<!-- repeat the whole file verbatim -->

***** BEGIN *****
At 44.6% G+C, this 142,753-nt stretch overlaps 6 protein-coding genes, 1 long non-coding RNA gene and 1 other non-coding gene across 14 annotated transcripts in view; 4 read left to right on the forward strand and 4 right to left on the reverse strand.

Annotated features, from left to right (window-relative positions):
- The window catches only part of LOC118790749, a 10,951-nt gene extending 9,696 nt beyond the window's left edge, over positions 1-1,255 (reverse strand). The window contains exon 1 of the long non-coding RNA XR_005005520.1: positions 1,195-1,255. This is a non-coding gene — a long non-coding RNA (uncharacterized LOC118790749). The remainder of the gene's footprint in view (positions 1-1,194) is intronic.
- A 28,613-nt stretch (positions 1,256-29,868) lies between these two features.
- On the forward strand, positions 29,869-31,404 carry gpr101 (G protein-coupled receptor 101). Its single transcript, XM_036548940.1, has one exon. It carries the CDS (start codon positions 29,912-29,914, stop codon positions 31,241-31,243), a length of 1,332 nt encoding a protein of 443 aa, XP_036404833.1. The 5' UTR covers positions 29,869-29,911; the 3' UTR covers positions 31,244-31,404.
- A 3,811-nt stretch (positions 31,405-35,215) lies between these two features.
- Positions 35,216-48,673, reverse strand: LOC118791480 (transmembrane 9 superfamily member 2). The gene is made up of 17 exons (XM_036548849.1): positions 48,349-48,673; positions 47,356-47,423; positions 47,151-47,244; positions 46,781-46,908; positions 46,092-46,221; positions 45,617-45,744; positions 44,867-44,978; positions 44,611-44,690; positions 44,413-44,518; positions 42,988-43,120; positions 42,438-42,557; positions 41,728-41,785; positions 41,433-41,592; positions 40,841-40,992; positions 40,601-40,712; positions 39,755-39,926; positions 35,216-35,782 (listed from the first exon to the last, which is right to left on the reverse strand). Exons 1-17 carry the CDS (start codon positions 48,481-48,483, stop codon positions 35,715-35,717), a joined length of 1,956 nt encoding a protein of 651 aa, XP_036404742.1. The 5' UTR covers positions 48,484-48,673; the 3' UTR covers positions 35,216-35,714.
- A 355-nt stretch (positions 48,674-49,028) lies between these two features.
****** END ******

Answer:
At 44.6% G+C, this 142,753-nt stretch overlaps 6 protein-coding genes, 1 long non-coding RNA gene and 1 other non-coding gene across 14 annotated transcripts in view; 4 read left to right on the forward strand and 4 right to left on the reverse strand.

Annotated features, from left to right (window-relative positions):
- The window catches only part of LOC118790749, a 10,951-nt gene extending 9,696 nt beyond the window's left edge, over positions 1-1,255 (reverse strand). The window contains exon 1 of the long non-coding RNA XR_005005520.1: positions 1,195-1,255. This is a non-coding gene — a long non-coding RNA (uncharacterized LOC118790749). The remainder of the gene's footprint in view (positions 1-1,194) is intronic.
- A 28,613-nt stretch (positions 1,256-29,868) lies between these two features.
- On the forward strand, positions 29,869-31,404 carry gpr101 (G protein-coupled receptor 101). Its single transcript, XM_036548940.1, has one exon. It carries the CDS (start codon positions 29,912-29,914, stop codon positions 31,241-31,243), a length of 1,332 nt encoding a protein of 443 aa, XP_036404833.1. The 5' UTR covers positions 29,869-29,911; the 3' UTR covers positions 31,244-31,404.
- A 3,811-nt stretch (positions 31,405-35,215) lies between these two features.
- Positions 35,216-48,673, reverse strand: LOC118791480 (transmembrane 9 superfamily member 2). The gene is made up of 17 exons (XM_036548849.1): positions 48,349-48,673; positions 47,356-47,423; positions 47,151-47,244; positions 46,781-46,908; positions 46,092-46,221; positions 45,617-45,744; positions 44,867-44,978; positions 44,611-44,690; positions 44,413-44,518; positions 42,988-43,120; positions 42,438-42,557; positions 41,728-41,785; positions 41,433-41,592; positions 40,841-40,992; positions 40,601-40,712; positions 39,755-39,926; positions 35,216-35,782 (listed from the first exon to the last, which is right to left on the reverse strand). Exons 1-17 carry the CDS (start codon positions 48,481-48,483, stop codon positions 35,715-35,717), a joined length of 1,956 nt encoding a protein of 651 aa, XP_036404742.1. The 5' UTR covers positions 48,484-48,673; the 3' UTR covers positions 35,216-35,714.
- A 355-nt stretch (positions 48,674-49,028) lies between these two features.